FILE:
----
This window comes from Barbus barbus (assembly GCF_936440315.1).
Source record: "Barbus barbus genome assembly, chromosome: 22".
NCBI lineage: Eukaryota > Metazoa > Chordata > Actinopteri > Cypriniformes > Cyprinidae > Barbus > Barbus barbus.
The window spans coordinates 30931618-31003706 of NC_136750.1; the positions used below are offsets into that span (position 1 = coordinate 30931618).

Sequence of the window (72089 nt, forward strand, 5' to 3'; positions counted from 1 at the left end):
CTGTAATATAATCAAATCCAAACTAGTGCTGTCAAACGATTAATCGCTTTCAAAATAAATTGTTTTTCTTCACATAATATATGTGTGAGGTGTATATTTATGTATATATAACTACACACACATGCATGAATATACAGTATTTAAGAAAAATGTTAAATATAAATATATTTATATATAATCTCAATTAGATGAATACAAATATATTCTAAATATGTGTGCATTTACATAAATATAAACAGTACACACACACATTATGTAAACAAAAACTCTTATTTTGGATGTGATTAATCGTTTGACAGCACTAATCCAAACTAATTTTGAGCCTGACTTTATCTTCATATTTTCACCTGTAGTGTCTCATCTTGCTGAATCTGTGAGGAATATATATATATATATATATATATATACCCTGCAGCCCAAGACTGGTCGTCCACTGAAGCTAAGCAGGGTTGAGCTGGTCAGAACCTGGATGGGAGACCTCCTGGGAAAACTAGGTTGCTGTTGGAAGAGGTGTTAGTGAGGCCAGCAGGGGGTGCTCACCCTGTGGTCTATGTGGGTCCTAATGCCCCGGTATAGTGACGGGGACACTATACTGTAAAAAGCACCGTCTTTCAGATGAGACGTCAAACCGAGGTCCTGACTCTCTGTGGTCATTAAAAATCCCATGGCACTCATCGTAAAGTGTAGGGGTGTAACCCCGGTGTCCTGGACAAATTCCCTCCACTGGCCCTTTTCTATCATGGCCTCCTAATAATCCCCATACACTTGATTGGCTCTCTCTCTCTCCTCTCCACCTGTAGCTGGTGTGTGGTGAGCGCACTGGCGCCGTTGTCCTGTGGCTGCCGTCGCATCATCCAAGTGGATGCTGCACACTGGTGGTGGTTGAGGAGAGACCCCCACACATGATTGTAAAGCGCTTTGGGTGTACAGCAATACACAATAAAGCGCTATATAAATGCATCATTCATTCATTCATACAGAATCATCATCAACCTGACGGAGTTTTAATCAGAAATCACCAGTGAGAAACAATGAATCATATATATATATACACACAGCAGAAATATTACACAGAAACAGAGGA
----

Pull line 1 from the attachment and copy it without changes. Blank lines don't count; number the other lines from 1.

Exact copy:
This window comes from Barbus barbus (assembly GCF_936440315.1).